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Tips to Encourage Kids to Read

Put the Fun in Fundamental: 10 Tips to Help Foster a Lifelong Love of Reading

Some children seem to be born with an innate love of the written word; others need a gentle push toward the library. Trying to force kids to read — or do anything they're heartily resisting — is a frustrating experience for everyone. As important as parents know reading is, associating it with a negative, tension-filled exchange will only further tots' feeling that sitting down with a good book is some sort of punishment. Like doing chores and eating vegetables, settling in for solo story time needs to be enjoyable before it becomes habitual.

Encourage kids to crack the books without cracking the whip with these 10 tips.

  1. Schedule regular checkups with the eye doctor. Kids can't read what they can't see!
  2. Create a comfortable, cozy reading sanctuary free from distractions like TV and video games.
  3. Get involved with your local library. They often have book groups and reading lists that can add a fun group dynamic to the otherwise solo activity.
  4. Tots learn by example. Make sure your kids see you reading instead of vegging out in front of the TV.
  5. Set aside a regular time every day for reading — even if it's just 10 minutes. Kids thrive on routine and will learn to look forward to the special quiet time.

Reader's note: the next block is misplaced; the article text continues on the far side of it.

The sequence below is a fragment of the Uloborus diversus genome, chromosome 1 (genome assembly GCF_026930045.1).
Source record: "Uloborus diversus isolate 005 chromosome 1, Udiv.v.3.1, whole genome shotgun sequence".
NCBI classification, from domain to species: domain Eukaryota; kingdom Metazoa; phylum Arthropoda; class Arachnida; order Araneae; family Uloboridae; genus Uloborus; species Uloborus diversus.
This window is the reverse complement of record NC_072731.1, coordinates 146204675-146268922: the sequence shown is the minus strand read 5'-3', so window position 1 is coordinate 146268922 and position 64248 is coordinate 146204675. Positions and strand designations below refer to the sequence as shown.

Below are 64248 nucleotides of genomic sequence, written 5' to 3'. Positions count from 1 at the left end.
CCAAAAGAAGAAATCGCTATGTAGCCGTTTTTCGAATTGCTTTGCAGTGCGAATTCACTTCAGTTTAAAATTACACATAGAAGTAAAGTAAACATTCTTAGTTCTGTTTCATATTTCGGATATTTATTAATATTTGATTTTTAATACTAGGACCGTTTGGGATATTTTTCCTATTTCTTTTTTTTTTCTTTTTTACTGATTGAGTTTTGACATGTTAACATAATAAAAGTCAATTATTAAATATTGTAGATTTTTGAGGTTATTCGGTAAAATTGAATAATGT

Keep reading for the rest of our tips for creating a lil bookworm!

  1. Even when not reading a book, do activities that involve reading — like cooking from a recipe or building a model plane using the directions.
  2. Be patient! Speed reading is not the objective here. Allowing kids to read at their own no-pressure pace will keep the mood light.
  3. Reading and writing go hand in hand. Encourage tots to journal and write stories and poems.
  4. Turn off (or get rid of) the TV. Less TV time equals more reading time, and books look a lot more attractive when cartoons aren't even an option.
  5. Little gold stars go a long way. Keep kids motivated and validated by keeping track of their progress.
Image Source: Thinkstock
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